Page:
Home >> Household Discoveries >> Cleaning Paint to Fruit And Nut Candies >> Cleaning the Attic and_P1

Cleaning the Attic and Closets

drawers, articles, paper, soap, sort and pile

Page: 1 2

CLEANING THE ATTIC AND CLOSETS Closets and Drawers. — Choose a sunny day and empty the contents of bureau drawers, wardrobes, closets, and other storage places upon an old quilt or a sheet spread upon the lawn. Shake and dust these vigorously with a whisk broom, and sort them. Put in one pile ragged articles that are no longer useful except for carpet rags or to sell to the ragman; in another, those that are available for dusters, mops, dishcloths, and the like. Lay aside articles that need to be mended or renovated. Separate woolens and flannels, which require protection against moths, from cotton fabrics, which are moth proof. After remov ing with a whisk broom all traces of moths, hang the larger pieces on the line and leave the others out of doors exposed to direct sunshine.

Meantime apply suitable moth de stroyers to the insides of the drawers, wardrobes, and boxes that have been emptied. Take off the wall paper in the closets, as behind the wall paper is where you will find the nests of moths and other vermin. Wash the floors and walls with moth destroyers, and apply suitable preventives to cracks and openings. Wash out the insides of the drawers, and take them out to dry in the sun.

Save fine towels that are too worn for further use and lay them in the bottom of the drawers, with lavender between the folds.

While the clothes on the line are airing, pack flannels, furs, feathers, etc., in mothproof paper bags or boxes to be stored away in the attic, and before the dew falls at night return cotton and other fabrics required for summer use to the drawers and ward robes that have been cleansed and aired.

Destroy with a hard heart every useless thing, and burn everything that you see no probability of need ing in the near future. With the best of care odds and ends will accumu late, and the labor of handling and preserving them in the hope of finding use for them by and by is often more than they are worth.

But remember, if similar objects are classified and kept together, many uses may be found for them collective ly. A lot of old stockings may be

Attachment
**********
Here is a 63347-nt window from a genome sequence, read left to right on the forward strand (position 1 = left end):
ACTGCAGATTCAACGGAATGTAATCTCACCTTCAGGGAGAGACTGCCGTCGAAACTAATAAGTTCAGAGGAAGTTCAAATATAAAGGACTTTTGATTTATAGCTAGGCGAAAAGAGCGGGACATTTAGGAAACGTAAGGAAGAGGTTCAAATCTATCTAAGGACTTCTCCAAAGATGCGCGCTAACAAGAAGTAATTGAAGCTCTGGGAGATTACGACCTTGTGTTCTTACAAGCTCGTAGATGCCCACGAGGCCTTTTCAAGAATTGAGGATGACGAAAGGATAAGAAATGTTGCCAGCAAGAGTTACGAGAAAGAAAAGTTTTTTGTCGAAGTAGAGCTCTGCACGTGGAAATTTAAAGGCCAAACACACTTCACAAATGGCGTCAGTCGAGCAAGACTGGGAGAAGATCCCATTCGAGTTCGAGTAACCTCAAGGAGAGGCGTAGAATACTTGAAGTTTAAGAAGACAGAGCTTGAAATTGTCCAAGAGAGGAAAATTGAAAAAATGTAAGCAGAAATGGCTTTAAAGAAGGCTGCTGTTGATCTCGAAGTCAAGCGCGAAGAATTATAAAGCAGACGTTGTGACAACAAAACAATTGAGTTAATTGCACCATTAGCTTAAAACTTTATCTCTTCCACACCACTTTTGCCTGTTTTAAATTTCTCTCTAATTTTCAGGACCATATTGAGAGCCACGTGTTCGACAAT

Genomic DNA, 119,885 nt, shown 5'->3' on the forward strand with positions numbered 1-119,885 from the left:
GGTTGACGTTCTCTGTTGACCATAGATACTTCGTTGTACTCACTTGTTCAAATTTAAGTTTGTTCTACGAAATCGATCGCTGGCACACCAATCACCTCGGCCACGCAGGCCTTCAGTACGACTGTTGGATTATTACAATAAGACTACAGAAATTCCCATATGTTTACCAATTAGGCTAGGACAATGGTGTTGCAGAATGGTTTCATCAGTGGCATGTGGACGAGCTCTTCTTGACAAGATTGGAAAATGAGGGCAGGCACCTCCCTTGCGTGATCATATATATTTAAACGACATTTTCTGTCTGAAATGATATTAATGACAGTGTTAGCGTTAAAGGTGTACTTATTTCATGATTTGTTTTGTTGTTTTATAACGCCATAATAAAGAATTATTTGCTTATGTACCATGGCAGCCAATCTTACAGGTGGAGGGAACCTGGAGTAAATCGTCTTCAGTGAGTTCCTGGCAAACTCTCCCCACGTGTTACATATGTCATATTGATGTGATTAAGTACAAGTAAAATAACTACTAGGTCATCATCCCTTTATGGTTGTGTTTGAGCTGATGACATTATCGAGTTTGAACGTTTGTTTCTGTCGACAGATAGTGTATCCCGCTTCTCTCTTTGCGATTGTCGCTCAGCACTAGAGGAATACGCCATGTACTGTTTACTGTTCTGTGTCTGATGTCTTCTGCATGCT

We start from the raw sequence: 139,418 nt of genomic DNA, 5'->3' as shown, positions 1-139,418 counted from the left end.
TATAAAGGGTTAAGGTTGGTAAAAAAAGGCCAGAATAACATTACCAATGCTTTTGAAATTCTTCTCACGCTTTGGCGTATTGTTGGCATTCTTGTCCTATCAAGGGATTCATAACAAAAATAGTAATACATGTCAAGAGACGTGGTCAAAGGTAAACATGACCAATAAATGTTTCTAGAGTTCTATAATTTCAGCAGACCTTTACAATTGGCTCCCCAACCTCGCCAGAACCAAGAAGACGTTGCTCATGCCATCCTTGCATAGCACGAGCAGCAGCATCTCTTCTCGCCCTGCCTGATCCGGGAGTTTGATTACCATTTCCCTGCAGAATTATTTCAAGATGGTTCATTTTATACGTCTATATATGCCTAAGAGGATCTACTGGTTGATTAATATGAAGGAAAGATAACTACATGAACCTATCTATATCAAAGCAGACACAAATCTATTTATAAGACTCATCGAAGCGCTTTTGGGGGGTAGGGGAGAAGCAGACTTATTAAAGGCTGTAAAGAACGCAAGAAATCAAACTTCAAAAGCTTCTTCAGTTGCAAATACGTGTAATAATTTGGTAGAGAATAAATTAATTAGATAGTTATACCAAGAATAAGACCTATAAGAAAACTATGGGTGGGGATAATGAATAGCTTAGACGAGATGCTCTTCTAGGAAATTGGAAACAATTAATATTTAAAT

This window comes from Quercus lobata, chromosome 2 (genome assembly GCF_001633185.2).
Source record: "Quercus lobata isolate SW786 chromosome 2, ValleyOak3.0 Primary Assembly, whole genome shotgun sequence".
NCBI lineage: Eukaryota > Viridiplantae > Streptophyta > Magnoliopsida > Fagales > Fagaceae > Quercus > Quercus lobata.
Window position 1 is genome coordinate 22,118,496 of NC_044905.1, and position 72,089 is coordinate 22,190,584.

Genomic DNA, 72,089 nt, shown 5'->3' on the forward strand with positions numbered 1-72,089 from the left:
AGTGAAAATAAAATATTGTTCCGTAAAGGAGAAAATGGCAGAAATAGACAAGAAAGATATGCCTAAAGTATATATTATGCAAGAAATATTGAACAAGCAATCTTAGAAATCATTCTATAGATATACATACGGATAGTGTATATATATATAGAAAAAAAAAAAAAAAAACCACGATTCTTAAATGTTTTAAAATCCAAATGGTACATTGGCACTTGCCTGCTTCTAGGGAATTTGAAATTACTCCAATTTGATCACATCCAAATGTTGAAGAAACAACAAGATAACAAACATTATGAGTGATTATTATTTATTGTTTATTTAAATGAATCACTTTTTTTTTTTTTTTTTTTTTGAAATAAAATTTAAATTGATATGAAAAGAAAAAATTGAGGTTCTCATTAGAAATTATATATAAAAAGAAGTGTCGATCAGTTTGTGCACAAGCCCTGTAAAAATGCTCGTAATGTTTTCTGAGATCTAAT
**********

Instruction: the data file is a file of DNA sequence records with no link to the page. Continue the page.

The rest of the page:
turned into a quilt. Old underwear is useful for dusters and many other purposes. Hence sort, classify, and arrange as much as you can, but when odds and ends are left over, throw them away.

Drawers that Stick. — Now is the time to remedy the bureau drawer that sticks. If it is not quite dry when returned to its place, you will discover the spot that in damp weath er is likely to swell and make trouble. Take a piece of common yellow soap, moisten it, and rub freely the parts which are too tight. Also soap the under part of the drawer where it slides. Or apply a tallow candle. Or rub the parts freely with bacon rind. But the soap is likely to effect the more permanent cure.

Periodicals.—Bach spring the attic will reveal a pile of magazines and papers. Some of these may be thrown away, but in others there will be one or more stories or articles of especial interest. Take out the wire fasteners and sort the contents into fiction, travel, biography, history, and the like. Take out of each pile only what is really wanted. Thus, for example, the best short stories may be collected and made into a valuable book. To bind these articles together, cut strips of manila paper 1 to 9 inches in width and the length of the maga zines. Fold these lengthwise in the middle, and paste on either side. Slip the back edge of the printed pages into the crease thus formed, fastening it securely with paste. Now thread a needle with strong thread and sew the pages through and through to this reen forcement. Place as many of the sepa rate stories as desired together, bore holes through them inch from the back edge near the top, bottom, and in the middle, and lace them together with a strong cord. Draw over the out side of all a strong manila cover, past ing it liberally to the back.

Or the sheets may be sent to a book binder and at a slight expense made into an interesting and valuable book.

Page: 1 2